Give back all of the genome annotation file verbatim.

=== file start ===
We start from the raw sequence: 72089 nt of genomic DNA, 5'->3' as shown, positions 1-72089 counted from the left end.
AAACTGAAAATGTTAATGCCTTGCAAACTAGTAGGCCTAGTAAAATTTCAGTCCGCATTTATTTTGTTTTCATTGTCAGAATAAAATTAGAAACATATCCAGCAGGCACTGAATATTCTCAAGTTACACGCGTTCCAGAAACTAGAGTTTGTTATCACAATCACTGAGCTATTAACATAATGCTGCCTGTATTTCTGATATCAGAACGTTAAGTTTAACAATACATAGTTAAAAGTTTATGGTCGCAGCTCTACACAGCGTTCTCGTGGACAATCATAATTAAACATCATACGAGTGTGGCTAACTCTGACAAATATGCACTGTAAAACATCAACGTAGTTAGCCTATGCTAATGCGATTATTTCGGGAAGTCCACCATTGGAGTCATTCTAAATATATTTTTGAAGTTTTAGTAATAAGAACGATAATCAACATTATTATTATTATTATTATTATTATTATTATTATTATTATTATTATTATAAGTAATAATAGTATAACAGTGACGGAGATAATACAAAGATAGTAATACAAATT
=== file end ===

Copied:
We start from the raw sequence: 72089 nt of genomic DNA, 5'->3' as shown, positions 1-72089 counted from the left end.
AAACTGAAAATGTTAATGCCTTGCAAACTAGTAGGCCTAGTAAAATTTCAGTCCGCATTTATTTTGTTTTCATTGTCAGAATAAAATTAGAAACATATCCAGCAGGCACTGAATATTCTCAAGTTACACGCGTTCCAGAAACTAGAGTTTGTTATCACAATCACTGAGCTATTAACATAATGCTGCCTGTATTTCTGATATCAGAACGTTAAGTTTAACAATACATAGTTAAAAGTTTATGGTCGCAGCTCTACACAGCGTTCTCGTGGACAATCATAATTAAACATCATACGAGTGTGGCTAACTCTGACAAATATGCACTGTAAAACATCAACGTAGTTAGCCTATGCTAATGCGATTATTTCGGGAAGTCCACCATTGGAGTCATTCTAAATATATTTTTGAAGTTTTAGTAATAAGAACGATAATCAACATTATTATTATTATTATTATTATTATTATTATTATTATTATTATTATTATAAGTAATAATAGTATAACAGTGACGGAGATAATACAAAGATAGTAATACAAATT